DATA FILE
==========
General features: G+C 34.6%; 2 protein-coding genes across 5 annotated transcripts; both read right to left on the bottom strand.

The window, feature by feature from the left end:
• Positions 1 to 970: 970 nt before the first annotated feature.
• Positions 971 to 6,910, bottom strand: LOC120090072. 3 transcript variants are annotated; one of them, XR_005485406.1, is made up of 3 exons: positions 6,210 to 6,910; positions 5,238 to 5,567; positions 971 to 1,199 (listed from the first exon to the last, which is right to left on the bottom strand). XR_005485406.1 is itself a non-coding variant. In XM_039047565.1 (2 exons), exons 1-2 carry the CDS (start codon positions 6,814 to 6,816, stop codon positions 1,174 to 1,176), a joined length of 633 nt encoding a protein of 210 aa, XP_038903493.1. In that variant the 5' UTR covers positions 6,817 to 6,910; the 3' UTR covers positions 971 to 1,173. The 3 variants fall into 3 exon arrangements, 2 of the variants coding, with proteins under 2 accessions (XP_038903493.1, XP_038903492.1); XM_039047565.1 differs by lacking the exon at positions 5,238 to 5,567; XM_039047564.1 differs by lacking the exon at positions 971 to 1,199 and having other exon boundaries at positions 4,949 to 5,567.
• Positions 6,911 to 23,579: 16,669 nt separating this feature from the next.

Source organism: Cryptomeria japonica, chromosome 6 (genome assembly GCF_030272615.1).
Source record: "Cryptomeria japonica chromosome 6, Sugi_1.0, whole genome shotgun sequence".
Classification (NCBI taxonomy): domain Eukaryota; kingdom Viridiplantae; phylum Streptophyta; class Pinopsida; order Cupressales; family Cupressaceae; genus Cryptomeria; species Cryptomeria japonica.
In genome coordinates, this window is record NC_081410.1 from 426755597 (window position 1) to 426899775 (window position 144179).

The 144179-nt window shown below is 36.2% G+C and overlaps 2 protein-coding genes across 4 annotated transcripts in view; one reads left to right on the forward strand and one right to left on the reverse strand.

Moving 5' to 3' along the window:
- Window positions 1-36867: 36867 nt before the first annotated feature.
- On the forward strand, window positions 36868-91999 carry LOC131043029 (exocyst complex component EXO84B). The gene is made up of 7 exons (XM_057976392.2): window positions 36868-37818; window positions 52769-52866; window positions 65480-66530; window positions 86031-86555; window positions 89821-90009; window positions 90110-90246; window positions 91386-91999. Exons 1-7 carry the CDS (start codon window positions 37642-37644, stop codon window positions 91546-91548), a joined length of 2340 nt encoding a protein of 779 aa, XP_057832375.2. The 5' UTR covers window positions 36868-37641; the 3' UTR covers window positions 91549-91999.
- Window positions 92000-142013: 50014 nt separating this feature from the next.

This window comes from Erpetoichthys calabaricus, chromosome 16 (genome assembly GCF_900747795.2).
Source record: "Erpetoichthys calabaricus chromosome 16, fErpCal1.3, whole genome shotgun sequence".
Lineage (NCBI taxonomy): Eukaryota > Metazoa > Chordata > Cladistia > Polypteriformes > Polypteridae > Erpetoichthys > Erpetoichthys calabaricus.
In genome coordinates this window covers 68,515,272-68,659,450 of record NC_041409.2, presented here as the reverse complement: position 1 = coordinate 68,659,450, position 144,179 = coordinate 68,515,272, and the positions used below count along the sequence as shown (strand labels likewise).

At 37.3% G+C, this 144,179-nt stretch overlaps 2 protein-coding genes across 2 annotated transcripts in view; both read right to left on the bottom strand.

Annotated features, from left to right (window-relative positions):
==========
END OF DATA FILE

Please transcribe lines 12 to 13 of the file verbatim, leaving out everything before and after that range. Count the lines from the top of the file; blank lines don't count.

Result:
- Window positions 1-36867: 36867 nt before the first annotated feature.
- On the forward strand, window positions 36868-91999 carry LOC131043029 (exocyst complex component EXO84B). The gene is made up of 7 exons (XM_057976392.2): window positions 36868-37818; window positions 52769-52866; window positions 65480-66530; window positions 86031-86555; window positions 89821-90009; window positions 90110-90246; window positions 91386-91999. Exons 1-7 carry the CDS (start codon window positions 37642-37644, stop codon window positions 91546-91548), a joined length of 2340 nt encoding a protein of 779 aa, XP_057832375.2. The 5' UTR covers window positions 36868-37641; the 3' UTR covers window positions 91549-91999.